Officials will not continue their social media ambassador program after a one-year trial run.
The GW Ambassadors program, which launched last fall, comprised 14 ambassadors who received packages throughout the year with GW-branded merchandise to feature in social media posts promoting the University. The program ends as several universities across the country have begun similar programs, which higher education marketing experts said have generally been successful.
University spokeswoman Crystal Nosal said the program was a “pilot” that officials decided to discontinue. Officials will still post content to promotional social media accounts like @StyleGW on Instagram and Twitter, she said.
“Marketing and Creative Services are brainstorming different opportunities to surprise students and the GW community over the next year,” Nosal said in an email.
The 14 original ambassadors, selected in November as some of GW’s “most passionate fans,” included three-time Olympic medalist Elana Meyers Taylor, Forbes contributor and former Hatchet reporter Monica Mercuri and Deloitte consultant Mollie Bowman. Officials in May said posts from the ambassadors led to more conversation about the University over social media.
“We definitely saw a lot of enthusiasm about the University and increased interaction about GW on social media from our ambassadors,” Leslie Ogus, GW’s marketing manager and director of licensing, said about the program last spring.
Bowman, a brand ambassador and School of Media and Public Affairs alumna, said she was “honored” to participate in the program and thought the campaign was “very clever and relevant.”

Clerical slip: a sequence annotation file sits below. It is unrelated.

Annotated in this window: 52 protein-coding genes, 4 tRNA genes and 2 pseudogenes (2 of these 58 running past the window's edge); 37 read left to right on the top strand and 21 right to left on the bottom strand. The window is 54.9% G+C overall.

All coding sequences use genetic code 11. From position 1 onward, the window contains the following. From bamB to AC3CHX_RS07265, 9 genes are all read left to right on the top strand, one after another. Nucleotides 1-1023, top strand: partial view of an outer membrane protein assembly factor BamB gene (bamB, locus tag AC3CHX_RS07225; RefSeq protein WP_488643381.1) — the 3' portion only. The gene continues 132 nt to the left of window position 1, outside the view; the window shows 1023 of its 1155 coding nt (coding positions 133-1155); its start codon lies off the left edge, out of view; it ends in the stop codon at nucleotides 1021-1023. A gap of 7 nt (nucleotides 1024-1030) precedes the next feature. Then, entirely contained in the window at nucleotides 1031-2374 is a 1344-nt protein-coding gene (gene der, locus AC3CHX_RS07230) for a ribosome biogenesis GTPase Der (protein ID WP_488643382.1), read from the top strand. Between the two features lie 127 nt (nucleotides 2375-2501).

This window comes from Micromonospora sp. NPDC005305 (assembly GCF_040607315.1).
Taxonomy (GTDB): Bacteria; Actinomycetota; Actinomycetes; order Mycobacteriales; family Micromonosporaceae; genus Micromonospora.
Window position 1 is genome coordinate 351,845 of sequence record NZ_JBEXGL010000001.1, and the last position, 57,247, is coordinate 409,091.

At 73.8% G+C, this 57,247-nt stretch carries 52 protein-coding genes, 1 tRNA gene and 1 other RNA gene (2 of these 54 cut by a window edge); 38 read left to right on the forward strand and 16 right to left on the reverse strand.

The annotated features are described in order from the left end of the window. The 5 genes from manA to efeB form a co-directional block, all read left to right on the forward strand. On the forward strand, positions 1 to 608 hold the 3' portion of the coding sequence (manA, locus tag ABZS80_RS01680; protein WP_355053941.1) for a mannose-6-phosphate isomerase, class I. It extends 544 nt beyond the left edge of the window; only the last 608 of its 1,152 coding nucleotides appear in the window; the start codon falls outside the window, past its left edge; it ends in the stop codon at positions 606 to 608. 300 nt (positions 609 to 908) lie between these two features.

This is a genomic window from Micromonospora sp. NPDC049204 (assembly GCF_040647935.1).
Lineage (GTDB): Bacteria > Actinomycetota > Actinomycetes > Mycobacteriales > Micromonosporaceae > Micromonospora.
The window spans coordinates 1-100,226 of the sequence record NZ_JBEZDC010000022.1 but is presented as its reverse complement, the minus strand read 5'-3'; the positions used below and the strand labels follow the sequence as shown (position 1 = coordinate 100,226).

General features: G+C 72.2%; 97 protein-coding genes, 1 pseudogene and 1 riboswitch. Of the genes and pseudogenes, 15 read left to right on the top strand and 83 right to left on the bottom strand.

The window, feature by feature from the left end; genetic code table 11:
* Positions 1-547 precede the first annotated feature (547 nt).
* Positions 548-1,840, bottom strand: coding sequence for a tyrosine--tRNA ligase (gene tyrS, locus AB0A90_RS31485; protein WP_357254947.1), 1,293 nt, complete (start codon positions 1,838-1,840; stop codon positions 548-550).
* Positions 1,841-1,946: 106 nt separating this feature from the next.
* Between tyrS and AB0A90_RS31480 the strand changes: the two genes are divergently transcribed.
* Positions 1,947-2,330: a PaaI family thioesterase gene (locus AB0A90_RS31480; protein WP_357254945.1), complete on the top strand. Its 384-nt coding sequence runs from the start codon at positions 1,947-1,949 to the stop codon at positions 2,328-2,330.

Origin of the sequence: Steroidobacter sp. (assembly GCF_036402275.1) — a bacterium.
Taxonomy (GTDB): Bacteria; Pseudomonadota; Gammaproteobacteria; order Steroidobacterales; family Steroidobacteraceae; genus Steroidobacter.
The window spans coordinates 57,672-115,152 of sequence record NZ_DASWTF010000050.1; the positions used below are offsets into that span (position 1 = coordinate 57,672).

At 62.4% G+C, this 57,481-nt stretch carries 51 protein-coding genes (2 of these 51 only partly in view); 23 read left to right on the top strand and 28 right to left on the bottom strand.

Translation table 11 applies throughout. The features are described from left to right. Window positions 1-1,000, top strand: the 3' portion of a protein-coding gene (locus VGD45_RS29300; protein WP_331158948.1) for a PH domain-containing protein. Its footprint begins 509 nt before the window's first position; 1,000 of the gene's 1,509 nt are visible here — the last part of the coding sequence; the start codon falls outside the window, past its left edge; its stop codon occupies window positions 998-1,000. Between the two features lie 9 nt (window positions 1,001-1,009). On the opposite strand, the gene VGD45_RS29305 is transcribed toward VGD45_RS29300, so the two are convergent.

“I’ll proudly keep wearing all my gear I got throughout the program,” she said.
Bowman said she received a package from the University quarterly with GW merchandise and apparel appropriate for the season. She said she posted unboxing videos for each package on her Instagram account.
Bowman added that the program made her realize how many of her colleagues and neighbors have connections to GW.
“It has been a really cool talking point at work as part of the vibrant alumni community that I’m engaged with,” Bowman said. “And that’s been a great segue into my new job, where I can use my GW alumni experience as a foundation for starting conversations with other people.”
Angi Roberts, the manager of communications and marketing for the University of Guelph’s admissions services, said she would be “devastated” if she was told their student social media ambassador program was ending because she has seen its direct benefits.
She said one former social media ambassador at the institution tallied nearly 90 students who recognized him from his promotional role.
Roberts said that while it is difficult to pinpoint an exact reason why officials might have ended the program, it is possible it took too many resources to monitor and manage the social media ambassadors.
She added that her university saw the need to shift from Twitter ambassadors to those on Instagram and Snapchat to respond to the rise in popularity among those social media platforms.
“We have to shift every year what we’re doing to properly and effectively target our prospective market,” Roberts said.
Kelsey Potes, the marketing director at Northern Michigan University, said officials at her school started an ambassador program in 2016, through which they provide ambassadors with a small stipend and merchandise.
She said that when the program first started, the ambassadors did not have clear responsibilities, which hindered the program’s success just after taking off.
“When it was first launched, we did not do a good job of giving the students clear expectations of what and when to post, and we didn’t ensure that they felt integrated with our marketing office,” Potes said in an email.
But Potes said that as the program has continued, officials at her school gave brand ambassadors more clarity by providing them with a posting schedule, content suggestions and regular meet-ups with the group, increasing the program’s success.
“It’s truly transformed the content we are getting out of the program and, even better, they feel better about the impact they are having on the university,” she said.